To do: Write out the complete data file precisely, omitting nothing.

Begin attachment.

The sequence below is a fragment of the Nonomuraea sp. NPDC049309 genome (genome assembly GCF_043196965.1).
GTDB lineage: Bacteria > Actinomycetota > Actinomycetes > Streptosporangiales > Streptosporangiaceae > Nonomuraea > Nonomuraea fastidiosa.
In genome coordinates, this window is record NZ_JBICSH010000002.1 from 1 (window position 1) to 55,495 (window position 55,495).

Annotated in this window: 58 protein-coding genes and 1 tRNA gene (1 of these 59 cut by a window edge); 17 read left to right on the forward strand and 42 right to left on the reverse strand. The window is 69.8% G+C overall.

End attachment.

The sequence below is a fragment of the Nonomuraea sp. NPDC049309 genome (genome assembly GCF_043196965.1).
GTDB lineage: Bacteria > Actinomycetota > Actinomycetes > Streptosporangiales > Streptosporangiaceae > Nonomuraea > Nonomuraea fastidiosa.
In genome coordinates, this window is record NZ_JBICSH010000002.1 from 1 (window position 1) to 55,495 (window position 55,495).

Annotated in this window: 58 protein-coding genes and 1 tRNA gene (1 of these 59 cut by a window edge); 17 read left to right on the forward strand and 42 right to left on the reverse strand. The window is 69.8% G+C overall.